3. Conclusion

Binding theoretical approaches with practices, transformative and fluid processes with concrete patterns of rhythm, it is seen that two interwoven notions are common for all parts and chapters of the volume : rhythm immanence to art, on the one hand, and its temporal and spatial experience, on the other hand. The greatest contribution of the volume is its multidisciplinary approach—it unites philosophers, psychologists, musicians, literary theorists for opening of plural perspectives of rhythm research, and shows that the borders of philosophical studies should be revised and new areas for philosophical reflections about reality should be found.


Al-Saji, A. (2002). Rhythms of the Body : A Study of Sensation, Time and Intercorporeity in the Phenomenology of Edmund Husserl. Emory University, ProQuest Dissertations Publishing.

Cheyne, P., Hamilton, A., & Paddison, M. (Eds.). (2019). The Philosophy of Rhythm : Aesthetics, Music,Poetics. New York : Oxford University Press.

Gaiger, J. (2019). Pictorial Experience and the Perception of Rhythm. In The Philosophy of Rhythm:Aesthetics, Music, Poetics (307–331). New York : Oxford University Press.

Hamilton, A. (Ed.) (2019). Dialogue on Rhythm : Entrainment and the Dynamic Thesis. In The Philosophy of Rhythm : Aesthetics, Music, Poetics (15–43). New York : Oxford University Press.

Husserl, E. (1991). The Phenomenology of the Consciousness of Internal Time. Dordrecht : Kluwer Academic Publishers.

Jacob, S. (2019). Husserl’s Model of Time Consciousness, and the Phenomenology of Rhythm. In The Philosophy of Rhythm : Aesthetics, Music, Poetics (291–307). New York : Oxford University Press.

Kivle, I. (2020). Choice to Be Happy : Rhythm of Flourishing in Aristotle’s, The Nicomachean Ethics and Hanna Arendt’s, The Human Condition. In Boudouris, K. (Ed.), The Possibility of Eudaimonia (Happiness and Human Flourishing) in The World Today (139–148). Athens : IAGP.

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Kūle, M. (2011). Logos and life : Understanding of Rhythm. In Tymieniecka, A-T. (Ed.), Ontopoiesis Retrieving Geo-cosmic Horizons of Antiquity (675–683). London, New York : Springer.

Paddison, M. (2019). Time, Rhythm, and Subjectivity : The Aesthetics of Duration. In The Philosophy of Rhythm : Aesthetics, Music, Poetics (272–291). New York : Oxford University Press.

Verhage, (2008) F. The Rhythm of Embodied Encounters : Intersubjectivity in Merleau-Ponty’s Phenomenology. McGill University, ProQuest Dissertations Publishing.

Wiscus, J. (2015). The Rhythm of Thought : Art, Literature, and Music after Merleau-Ponty. University of Chicago Press.

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[1The notion of rhythm is known from Ancient times. At the beginning, it was used as a technical term characterised by such sub-concepts as measure, number, periodicity. Ancient philosophers highlighted the main directions of philosophy of rhythm : the order of a sequence of time ; temporary disposition of something flowing ; a form that was itself changing during its manifestations ; harmony and disharmony of internal and outer rhythms ; rhythm of music and speech ; rhythm of body and soul. In Ancient philosophy rhythm is mentioned as something flowing and changing (Heraclitus). Rhythm was viewed in relations with physical objects (Democritus) that gives impulse for philosophy of nature developed by Diderot and Goethe, later by Nietzsche, then Deleuze. Pythagoras and Platonic paradigm views rhythm in mathematical and universal aspect–rhythmic sequence of time-length is organised by number. Aristotle develops a poetic aspect of rhythm and gives impulse for rhythm analysis in mimetic structures (Kivle, 2020). From the middle of 18th century, the concept of rhythm embraces philosophy, theory, medicine, art, language, natural sciences, linking rhythm to mathematical and numerical relationships, comparing music with rhythm in nature. Rhythm was shown to be documentable, visually depictable, and employable in identifying and developing processes by creating technological tools that show rhythms of mind-body interactions. The several devices have been invented : Carl Ludwig’s kymograph (1846), for measuring of variation of blood pressure ; Édouard-Léon Scott de Martinville’s phonautograph (1857) ; Helmholz’ myograph (1850) for muscle twitches.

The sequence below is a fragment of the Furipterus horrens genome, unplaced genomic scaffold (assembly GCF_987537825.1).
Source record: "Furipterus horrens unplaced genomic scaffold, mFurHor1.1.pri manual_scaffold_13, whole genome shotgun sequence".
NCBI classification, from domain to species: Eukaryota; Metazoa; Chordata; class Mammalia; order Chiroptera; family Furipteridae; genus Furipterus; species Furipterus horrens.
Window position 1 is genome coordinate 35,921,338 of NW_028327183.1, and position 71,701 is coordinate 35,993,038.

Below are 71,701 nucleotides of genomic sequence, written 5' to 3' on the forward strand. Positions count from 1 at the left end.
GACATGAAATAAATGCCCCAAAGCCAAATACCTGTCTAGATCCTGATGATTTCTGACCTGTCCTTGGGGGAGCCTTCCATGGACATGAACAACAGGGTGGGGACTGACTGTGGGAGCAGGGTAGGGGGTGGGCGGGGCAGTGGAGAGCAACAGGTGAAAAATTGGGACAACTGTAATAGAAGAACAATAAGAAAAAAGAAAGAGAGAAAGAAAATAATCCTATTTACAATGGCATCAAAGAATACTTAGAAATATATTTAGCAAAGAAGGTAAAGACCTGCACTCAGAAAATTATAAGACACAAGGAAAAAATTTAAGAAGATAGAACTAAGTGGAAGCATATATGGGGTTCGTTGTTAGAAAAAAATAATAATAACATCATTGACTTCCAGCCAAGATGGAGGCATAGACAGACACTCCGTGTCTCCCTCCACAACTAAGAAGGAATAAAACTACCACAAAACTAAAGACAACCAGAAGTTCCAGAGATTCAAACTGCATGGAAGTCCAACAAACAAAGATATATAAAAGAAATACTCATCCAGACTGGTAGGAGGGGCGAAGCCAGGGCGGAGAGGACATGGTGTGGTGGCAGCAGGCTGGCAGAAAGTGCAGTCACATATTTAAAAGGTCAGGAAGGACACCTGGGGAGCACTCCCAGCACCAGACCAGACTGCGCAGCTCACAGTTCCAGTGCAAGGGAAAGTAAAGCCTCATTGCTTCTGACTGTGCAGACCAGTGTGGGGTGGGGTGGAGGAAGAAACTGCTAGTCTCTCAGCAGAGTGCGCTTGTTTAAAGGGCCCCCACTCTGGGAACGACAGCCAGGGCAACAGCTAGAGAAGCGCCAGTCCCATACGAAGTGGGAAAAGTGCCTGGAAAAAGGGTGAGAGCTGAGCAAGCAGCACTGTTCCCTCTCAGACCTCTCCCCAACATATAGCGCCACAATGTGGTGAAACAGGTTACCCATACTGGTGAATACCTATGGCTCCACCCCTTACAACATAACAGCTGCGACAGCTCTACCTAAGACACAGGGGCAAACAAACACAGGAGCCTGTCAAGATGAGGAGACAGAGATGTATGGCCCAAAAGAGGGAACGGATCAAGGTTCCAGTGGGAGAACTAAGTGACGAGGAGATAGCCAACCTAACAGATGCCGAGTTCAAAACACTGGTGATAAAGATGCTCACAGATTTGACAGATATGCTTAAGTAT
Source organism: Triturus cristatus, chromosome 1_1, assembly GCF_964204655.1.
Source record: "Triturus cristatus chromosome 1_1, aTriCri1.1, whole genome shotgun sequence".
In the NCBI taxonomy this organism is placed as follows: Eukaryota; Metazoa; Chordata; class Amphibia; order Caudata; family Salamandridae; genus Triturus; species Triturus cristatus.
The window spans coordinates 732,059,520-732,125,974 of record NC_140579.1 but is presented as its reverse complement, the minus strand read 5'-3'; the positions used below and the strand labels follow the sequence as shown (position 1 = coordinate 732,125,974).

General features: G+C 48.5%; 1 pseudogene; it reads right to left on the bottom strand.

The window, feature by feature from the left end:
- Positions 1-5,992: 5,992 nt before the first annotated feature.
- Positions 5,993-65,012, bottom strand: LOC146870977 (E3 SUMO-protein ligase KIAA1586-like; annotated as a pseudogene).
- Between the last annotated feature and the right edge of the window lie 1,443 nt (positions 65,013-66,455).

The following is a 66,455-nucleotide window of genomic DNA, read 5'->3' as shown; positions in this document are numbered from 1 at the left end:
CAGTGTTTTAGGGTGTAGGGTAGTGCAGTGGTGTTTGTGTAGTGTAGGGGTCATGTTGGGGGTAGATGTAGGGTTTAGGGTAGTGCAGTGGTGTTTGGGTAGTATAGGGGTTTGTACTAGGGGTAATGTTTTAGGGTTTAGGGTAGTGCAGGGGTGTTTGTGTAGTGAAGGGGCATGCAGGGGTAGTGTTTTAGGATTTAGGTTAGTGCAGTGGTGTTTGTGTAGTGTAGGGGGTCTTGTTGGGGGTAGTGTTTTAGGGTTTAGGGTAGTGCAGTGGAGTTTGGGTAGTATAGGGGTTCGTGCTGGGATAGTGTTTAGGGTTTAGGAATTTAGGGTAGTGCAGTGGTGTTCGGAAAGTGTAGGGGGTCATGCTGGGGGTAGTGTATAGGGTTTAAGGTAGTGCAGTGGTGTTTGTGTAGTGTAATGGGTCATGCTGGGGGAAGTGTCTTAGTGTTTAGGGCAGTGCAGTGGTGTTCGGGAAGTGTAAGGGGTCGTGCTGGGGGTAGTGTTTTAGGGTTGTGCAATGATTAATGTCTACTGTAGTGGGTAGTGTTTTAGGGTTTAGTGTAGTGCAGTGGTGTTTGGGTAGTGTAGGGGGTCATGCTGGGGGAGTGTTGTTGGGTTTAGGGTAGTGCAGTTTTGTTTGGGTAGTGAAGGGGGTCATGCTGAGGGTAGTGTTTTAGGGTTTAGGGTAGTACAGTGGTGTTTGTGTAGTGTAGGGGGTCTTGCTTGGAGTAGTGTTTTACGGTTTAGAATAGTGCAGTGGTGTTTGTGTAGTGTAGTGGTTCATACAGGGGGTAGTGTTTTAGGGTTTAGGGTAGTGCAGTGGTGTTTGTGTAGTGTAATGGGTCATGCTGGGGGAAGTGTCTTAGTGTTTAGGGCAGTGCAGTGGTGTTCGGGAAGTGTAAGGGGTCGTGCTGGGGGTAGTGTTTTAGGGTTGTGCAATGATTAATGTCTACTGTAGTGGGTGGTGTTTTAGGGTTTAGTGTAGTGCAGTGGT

[2Pascal Michon—PhD , works at Éducation Nationale in Paris. He does research in Cultural History, Ethics, Aesthetics and Metaphysics, Conceptual History of Rhythm.

[3Two dissertations are published in data base Proquest Dissertation Publishing (Al-Saji, 2002 ; Verhage, 2008).

[4See (Yampolskaja, 2018 ; Kūle, 2011 ; Kūle, 2002 ; Wiscus, 2015).

[5Anna Yampolskaja — DSc in Philosophy, Leading Research Fellow at National Research University “Higher School of Economics” in Moscow.

[6Henri Maldiney (1912–2013) — the French phenomenologist, devoted his works to art and mad-ness, and devised a phenomenology of feeling.

[7Peter Cheyne — Associate Professor at Shimane University, and Visiting Fellow in Philosophy at Durham University. He leads two international projects, one on the Aesthetics of Perfection and Imperfection, and the other on the 17th- to 19th-century Philosophy of the Life Sciences.

[8Andy Hamilton — Professor of philosophy at Durham University, UK. He specialises in aesthetics, philosophy of mind, political philosophy, and history of 19th- and 20th-century philosophy, especially Wittgenstein.

[9Max Paddison — Emeritus Professor of Music Aesthetics at the University of Durham.He works in critical theory, philosophy, contemporary music and popular music.

[10Gaston Bachelard (1884–1962) — French philosopher, the author of Dialectic of Duration (2000), The Poetics of Space (1957)

[11Célestin Deliège (1922–2010) was a professor of musicology at Le Conservatoire royal de Liège in Belgium.

[12Salomé Jacob — PhD, Doctor of Philosophy at the University of Durham.

[13Jason Gaiger — Professor of Contemporary Art History and Theory at the Ruskin school of Art.

[14Sonia Delaunay (1885–1979) — French artist, the first living female artist to have a retrospective exhibition at the Louvre in 1964.